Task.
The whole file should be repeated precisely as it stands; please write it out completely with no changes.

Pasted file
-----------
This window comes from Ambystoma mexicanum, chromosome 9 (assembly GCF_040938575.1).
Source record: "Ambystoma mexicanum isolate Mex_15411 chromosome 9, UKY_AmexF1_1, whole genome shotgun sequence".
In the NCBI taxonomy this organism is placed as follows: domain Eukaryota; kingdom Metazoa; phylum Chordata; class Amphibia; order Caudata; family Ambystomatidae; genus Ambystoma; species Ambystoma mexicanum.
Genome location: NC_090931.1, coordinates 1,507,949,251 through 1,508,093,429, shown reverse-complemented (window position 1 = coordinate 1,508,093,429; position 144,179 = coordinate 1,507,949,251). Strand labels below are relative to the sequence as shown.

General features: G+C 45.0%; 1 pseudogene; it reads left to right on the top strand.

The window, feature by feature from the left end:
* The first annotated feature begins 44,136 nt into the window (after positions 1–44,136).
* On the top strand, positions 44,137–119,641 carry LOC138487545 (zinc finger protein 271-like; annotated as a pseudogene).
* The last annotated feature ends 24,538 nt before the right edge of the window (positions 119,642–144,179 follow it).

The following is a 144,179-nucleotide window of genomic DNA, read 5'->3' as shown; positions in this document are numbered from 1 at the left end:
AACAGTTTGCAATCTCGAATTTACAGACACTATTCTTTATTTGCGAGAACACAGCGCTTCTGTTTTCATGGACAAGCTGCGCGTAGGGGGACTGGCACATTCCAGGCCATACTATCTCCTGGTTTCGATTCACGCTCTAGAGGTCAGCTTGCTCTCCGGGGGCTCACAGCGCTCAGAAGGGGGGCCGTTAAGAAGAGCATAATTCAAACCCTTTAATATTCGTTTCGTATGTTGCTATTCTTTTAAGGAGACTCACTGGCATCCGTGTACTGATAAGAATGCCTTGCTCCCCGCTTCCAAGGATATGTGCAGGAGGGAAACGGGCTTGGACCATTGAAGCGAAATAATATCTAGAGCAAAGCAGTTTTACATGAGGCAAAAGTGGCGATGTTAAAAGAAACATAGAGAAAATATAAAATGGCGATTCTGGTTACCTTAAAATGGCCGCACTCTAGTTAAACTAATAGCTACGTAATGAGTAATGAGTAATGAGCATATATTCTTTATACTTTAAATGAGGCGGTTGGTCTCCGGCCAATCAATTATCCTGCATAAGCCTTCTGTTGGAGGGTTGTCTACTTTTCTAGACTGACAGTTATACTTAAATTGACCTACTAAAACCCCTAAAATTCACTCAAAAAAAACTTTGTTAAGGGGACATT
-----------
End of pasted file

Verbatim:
This window comes from Ambystoma mexicanum, chromosome 9 (assembly GCF_040938575.1).
Source record: "Ambystoma mexicanum isolate Mex_15411 chromosome 9, UKY_AmexF1_1, whole genome shotgun sequence".
In the NCBI taxonomy this organism is placed as follows: domain Eukaryota; kingdom Metazoa; phylum Chordata; class Amphibia; order Caudata; family Ambystomatidae; genus Ambystoma; species Ambystoma mexicanum.
Genome location: NC_090931.1, coordinates 1,507,949,251 through 1,508,093,429, shown reverse-complemented (window position 1 = coordinate 1,508,093,429; position 144,179 = coordinate 1,507,949,251). Strand labels below are relative to the sequence as shown.

General features: G+C 45.0%; 1 pseudogene; it reads left to right on the top strand.

The window, feature by feature from the left end:
* The first annotated feature begins 44,136 nt into the window (after positions 1–44,136).
* On the top strand, positions 44,137–119,641 carry LOC138487545 (zinc finger protein 271-like; annotated as a pseudogene).
* The last annotated feature ends 24,538 nt before the right edge of the window (positions 119,642–144,179 follow it).

The following is a 144,179-nucleotide window of genomic DNA, read 5'->3' as shown; positions in this document are numbered from 1 at the left end:
AACAGTTTGCAATCTCGAATTTACAGACACTATTCTTTATTTGCGAGAACACAGCGCTTCTGTTTTCATGGACAAGCTGCGCGTAGGGGGACTGGCACATTCCAGGCCATACTATCTCCTGGTTTCGATTCACGCTCTAGAGGTCAGCTTGCTCTCCGGGGGCTCACAGCGCTCAGAAGGGGGGCCGTTAAGAAGAGCATAATTCAAACCCTTTAATATTCGTTTCGTATGTTGCTATTCTTTTAAGGAGACTCACTGGCATCCGTGTACTGATAAGAATGCCTTGCTCCCCGCTTCCAAGGATATGTGCAGGAGGGAAACGGGCTTGGACCATTGAAGCGAAATAATATCTAGAGCAAAGCAGTTTTACATGAGGCAAAAGTGGCGATGTTAAAAGAAACATAGAGAAAATATAAAATGGCGATTCTGGTTACCTTAAAATGGCCGCACTCTAGTTAAACTAATAGCTACGTAATGAGTAATGAGTAATGAGCATATATTCTTTATACTTTAAATGAGGCGGTTGGTCTCCGGCCAATCAATTATCCTGCATAAGCCTTCTGTTGGAGGGTTGTCTACTTTTCTAGACTGACAGTTATACTTAAATTGACCTACTAAAACCCCTAAAATTCACTCAAAAAAAACTTTGTTAAGGGGACATT